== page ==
Mobile Computing Networks

Using mobile computers when in transit implies mobile computing. This is effectuated by using wireless technologies such as LAN, WAN, Wi-Fi, GPRS, etc.

LAN refers to Local Area Networking. This is not a very mobile technology, as it restricts the area of its reach. LAN refers to the connectivity of two or more fixed or mobile computing devices within a particular area. This connection can be done physically by cables (in which case it would not be an example of mobile computing) or other connections such as infrared rays and wireless connections. LAN enables computers within its reach to share and compute data. It is primarily an intranet network.

WAN is Wide Area Networking. It is wider in its outreach. WAN refers to the connection of two locations. These locations may be connected internally through LAN networks. WAN essentially uses wireless connections between its locations.

MAN is another kind of network used in mobile computing. It stands for Metropolitan Area Networking and it connects mobile computing devices within a particular city or metropolitan area. Devices such as mobile phones and car computers can be hooked up onto MAN to keep them interconnected. MAN provides speeds of 128 kbps or 256 kbps. Cities such as New York, Philadelphia, Minnesota, Atlanta, Baltimore, Dallas and about 15 major airports in America are currently connected by MAN.

Cell phones are currently the most commonly used mobile computing devices on the planet. They use wireless technologies such as GSM, CDMA, WLL, GPRS, EDGE, 3G etc. for their connectivity. Currently, GPRS or General Packet Radio Service is considered a fast-growing technology. GPRS networks coupled with EDGE or Enhanced Data Rates for Global Evolution provide fast Internet connection on cell phones. They can provide data transfer speeds of about 384 kbps, which are much higher than GSM and CDMA technologies.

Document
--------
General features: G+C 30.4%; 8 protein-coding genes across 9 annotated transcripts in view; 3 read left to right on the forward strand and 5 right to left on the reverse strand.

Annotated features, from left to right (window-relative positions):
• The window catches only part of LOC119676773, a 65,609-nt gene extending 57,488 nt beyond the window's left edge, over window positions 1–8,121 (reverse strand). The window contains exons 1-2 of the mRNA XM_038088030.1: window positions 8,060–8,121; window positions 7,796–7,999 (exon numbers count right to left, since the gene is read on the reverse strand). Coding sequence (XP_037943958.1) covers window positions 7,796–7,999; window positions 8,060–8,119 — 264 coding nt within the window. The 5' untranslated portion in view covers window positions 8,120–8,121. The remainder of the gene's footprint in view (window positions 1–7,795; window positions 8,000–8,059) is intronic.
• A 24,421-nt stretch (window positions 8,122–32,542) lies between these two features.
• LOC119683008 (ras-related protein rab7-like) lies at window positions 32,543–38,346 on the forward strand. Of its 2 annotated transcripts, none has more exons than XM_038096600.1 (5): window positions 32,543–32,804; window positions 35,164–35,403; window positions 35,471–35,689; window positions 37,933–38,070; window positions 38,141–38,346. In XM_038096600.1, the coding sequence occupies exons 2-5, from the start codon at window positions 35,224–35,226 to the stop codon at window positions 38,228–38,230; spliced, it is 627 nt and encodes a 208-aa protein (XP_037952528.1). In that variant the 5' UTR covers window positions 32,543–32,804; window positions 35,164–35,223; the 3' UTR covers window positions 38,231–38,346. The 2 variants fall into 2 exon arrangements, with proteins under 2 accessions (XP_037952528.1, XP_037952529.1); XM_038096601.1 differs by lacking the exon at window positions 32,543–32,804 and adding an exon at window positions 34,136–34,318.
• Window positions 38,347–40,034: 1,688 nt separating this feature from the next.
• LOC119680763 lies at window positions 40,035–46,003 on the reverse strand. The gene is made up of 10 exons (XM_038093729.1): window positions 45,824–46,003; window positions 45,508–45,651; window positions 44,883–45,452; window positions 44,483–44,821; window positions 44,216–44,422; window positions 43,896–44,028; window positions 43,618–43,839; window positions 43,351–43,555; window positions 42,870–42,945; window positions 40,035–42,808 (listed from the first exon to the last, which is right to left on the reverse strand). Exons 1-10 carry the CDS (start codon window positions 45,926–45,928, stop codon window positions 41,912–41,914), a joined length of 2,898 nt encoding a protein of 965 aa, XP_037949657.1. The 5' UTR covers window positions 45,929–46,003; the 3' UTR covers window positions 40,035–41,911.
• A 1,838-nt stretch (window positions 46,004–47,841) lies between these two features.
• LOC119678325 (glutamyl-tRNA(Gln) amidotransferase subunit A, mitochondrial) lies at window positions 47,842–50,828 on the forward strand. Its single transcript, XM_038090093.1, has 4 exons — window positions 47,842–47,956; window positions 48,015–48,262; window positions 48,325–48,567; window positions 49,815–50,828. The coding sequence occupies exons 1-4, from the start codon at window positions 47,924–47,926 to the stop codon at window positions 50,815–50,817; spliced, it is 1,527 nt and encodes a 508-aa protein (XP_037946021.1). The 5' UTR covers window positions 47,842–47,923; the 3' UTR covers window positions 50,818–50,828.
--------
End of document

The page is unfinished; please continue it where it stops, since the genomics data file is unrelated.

Besides these popular services, there are also some lesser-known networks that have been introduced lately. One such network, the Metricom, was available in 12 cities and 15 airports. However, it is no longer available due to the company’s financial constraints. ArrayComm and SWIFTComm are relatively new networks that promise speeds of up to 1 Mbps to the mobile computer user.

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